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10 Films To 'Enjoy' On 4/20

By Austin Dale, Steve Greene, Eric Kohn and Nigel M. Smith | Indiewire April 20, 2012 at 1:24PM

While not exactly an official holiday, 4/20 has long been a pleasurable calendar marking for many folks. And often something that goes hand in hand with a few hours of movie watching. So Indiewire has decided to offer a few suggestions. But instead of a typical list filled with the expected likes of Cheech, Chong, Harold or Kumar, Indiewire is taking a slightly less conventional approach.
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"The Boy Friend"
"The Boy Friend"

While not exactly an official holiday, 4/20 has long been a pleasurable calendar marking for many folks. And often something that goes hand in hand with a few hours of movie watching. So Indiewire has decided to offer a few suggestions. But instead of a typical list filled with the expected likes of Cheech, Chong, Harold or Kumar, Indiewire is taking a slightly less conventional approach.

Here's 10 films we dare you to enjoy with your 4/20 celebration:

"3 Women"
That Robert Altman's masterpiece seems to show up on every other online movie list is a testament to its immortality, versatility, and singularity. Inspired by a dream and half-improvised, "3 Women" is actually a portrait of two. Pinky, a scrawny and immature girl from Texas moves in with Millie, her annoying, conceited and lonely co-worker at an unusual spa for the elderly. Then, their personalities start to switch. Or maybe they don't. It's up to you. Either way, Shelley Duvall's Cannes-winning performance as Millie is unforgettable. Equal parts "Single White Female," "Persona" and "Ritual in Transfigured Time," it's endlessly quotable and designed to get lost in over and over in whatever state of intoxication strikes your fancy.  [Austin Dale]

"Boom!"
I have only ever watched Joseph Losey's "Boom!" stoned out of my mind. In its day it was either hated or ignored, and it amounted to one of the loudest flops of the late studio era, and its reputation has never been rehabilitated. It's easy to say why. I couldn't for the life of me tell you much about the plot. What I do remember, however, is writhing in my seat, exhilarated by the delirious barbs exchanged by Elizabeth Taylor and Richard Burton, the intoxicating Mediterranean cinematography, and the overwhelming surreality of Tennessee Williams' world. The costumes are a thesis of camp references, and Taylor, plump and drunk, exudes a twisted elegance. By the time Noel Coward shows up as the Angel of Death - yes, for real - your confusion no longer matters and you just give yourself up to the movie's singular mania. [Austin Dale]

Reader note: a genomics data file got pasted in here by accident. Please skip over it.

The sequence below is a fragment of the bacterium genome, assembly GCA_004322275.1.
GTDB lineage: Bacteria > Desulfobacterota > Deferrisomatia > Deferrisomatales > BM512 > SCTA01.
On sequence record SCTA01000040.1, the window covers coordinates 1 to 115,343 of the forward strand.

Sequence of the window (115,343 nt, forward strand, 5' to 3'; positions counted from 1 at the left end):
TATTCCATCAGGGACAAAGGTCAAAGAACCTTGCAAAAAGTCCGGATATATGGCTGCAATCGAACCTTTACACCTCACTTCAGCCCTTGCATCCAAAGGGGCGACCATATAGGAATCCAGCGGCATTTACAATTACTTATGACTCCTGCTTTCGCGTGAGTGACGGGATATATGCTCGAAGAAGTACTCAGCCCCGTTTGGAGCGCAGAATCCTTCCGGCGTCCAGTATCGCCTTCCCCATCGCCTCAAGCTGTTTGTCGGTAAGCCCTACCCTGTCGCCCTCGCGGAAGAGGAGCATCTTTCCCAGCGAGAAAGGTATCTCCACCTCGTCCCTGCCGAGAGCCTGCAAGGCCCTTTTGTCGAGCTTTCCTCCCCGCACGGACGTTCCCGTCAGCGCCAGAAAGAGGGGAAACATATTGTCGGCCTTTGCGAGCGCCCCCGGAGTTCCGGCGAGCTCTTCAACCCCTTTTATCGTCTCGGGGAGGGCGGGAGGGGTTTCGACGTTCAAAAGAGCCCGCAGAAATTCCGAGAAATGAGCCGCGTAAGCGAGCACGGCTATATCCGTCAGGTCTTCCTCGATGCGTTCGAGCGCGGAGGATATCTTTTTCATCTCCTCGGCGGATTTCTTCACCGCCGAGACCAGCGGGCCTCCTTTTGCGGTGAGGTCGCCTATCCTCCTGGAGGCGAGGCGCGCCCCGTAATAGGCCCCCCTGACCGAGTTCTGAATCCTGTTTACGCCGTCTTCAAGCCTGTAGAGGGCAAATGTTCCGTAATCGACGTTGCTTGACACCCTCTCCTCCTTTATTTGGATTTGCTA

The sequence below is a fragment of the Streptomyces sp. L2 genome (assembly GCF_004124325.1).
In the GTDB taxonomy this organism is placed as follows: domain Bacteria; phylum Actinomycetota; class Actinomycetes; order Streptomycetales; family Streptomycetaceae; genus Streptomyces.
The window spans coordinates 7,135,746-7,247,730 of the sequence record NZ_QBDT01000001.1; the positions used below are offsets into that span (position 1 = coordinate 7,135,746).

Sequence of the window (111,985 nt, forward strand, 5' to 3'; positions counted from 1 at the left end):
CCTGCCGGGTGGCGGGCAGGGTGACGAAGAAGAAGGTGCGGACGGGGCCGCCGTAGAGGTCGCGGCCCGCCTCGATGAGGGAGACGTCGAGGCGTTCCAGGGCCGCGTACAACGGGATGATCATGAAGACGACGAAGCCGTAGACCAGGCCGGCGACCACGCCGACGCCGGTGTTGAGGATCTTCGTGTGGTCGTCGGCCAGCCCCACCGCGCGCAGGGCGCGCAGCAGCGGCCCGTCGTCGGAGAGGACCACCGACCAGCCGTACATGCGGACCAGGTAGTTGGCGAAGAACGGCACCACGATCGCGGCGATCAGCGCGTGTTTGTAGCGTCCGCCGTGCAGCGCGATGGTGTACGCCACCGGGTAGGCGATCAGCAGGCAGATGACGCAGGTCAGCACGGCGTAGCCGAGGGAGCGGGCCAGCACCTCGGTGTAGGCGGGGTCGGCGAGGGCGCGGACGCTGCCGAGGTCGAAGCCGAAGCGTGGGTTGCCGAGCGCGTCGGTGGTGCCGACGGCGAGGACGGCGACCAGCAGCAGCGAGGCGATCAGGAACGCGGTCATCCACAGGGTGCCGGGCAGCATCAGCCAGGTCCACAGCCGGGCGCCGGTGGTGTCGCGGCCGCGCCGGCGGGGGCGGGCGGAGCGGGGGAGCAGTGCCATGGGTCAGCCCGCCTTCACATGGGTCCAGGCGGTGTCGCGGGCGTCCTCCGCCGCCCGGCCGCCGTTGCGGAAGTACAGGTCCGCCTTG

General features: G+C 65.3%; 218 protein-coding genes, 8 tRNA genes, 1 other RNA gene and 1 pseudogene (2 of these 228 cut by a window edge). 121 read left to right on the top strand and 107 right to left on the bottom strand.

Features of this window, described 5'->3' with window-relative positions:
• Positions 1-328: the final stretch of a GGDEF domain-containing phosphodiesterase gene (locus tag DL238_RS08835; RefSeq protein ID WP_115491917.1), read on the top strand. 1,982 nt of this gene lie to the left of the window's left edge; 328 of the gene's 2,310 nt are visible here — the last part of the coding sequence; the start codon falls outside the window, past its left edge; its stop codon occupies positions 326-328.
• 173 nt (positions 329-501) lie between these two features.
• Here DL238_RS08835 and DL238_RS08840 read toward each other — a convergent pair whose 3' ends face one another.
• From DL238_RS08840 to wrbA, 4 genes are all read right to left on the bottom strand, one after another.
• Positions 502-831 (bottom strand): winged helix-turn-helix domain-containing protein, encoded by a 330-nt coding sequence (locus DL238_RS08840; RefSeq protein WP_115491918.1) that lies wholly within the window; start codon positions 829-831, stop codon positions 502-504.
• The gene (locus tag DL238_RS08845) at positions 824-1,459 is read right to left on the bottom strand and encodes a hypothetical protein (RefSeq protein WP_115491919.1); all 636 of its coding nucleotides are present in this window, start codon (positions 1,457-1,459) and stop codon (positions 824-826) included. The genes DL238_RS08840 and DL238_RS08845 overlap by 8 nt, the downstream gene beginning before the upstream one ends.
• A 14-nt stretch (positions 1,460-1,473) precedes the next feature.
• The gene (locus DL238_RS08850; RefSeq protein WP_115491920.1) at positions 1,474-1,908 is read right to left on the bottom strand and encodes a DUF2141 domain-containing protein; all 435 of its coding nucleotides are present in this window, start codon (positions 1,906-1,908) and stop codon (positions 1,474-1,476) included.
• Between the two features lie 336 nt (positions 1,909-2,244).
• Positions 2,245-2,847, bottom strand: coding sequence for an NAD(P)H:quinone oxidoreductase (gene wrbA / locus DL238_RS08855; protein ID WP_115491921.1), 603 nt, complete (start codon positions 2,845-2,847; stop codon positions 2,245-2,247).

"The Boy Friend"
To call Ken Russell's "The Boy Friend" spectacular would be putting it lightly. It takes Sandy Wilson's of-its-time Broadway fluff and elevates it to a heavenly plane of pleasure uninterrupted for the movie's epic duration. Russell lets his imagination run wild, expanding the straightforward romance into a movie-musical-within-a-stage-show-within-a-backstage-comedy. There are about two hundred plots, four hundred characters, and a thousand musical numbers, each more inventive and invigorating than the last. On second thought, you don't even need to be stoned to be blown away, but it takes your experience off the screen and into cosmos with Ken Russell's frontal lobe. And for the record, Twiggy's debut screen performance is as powerful as anything Judy Garland ever achieved. Imbibe accordingly.  [Austin Dale]







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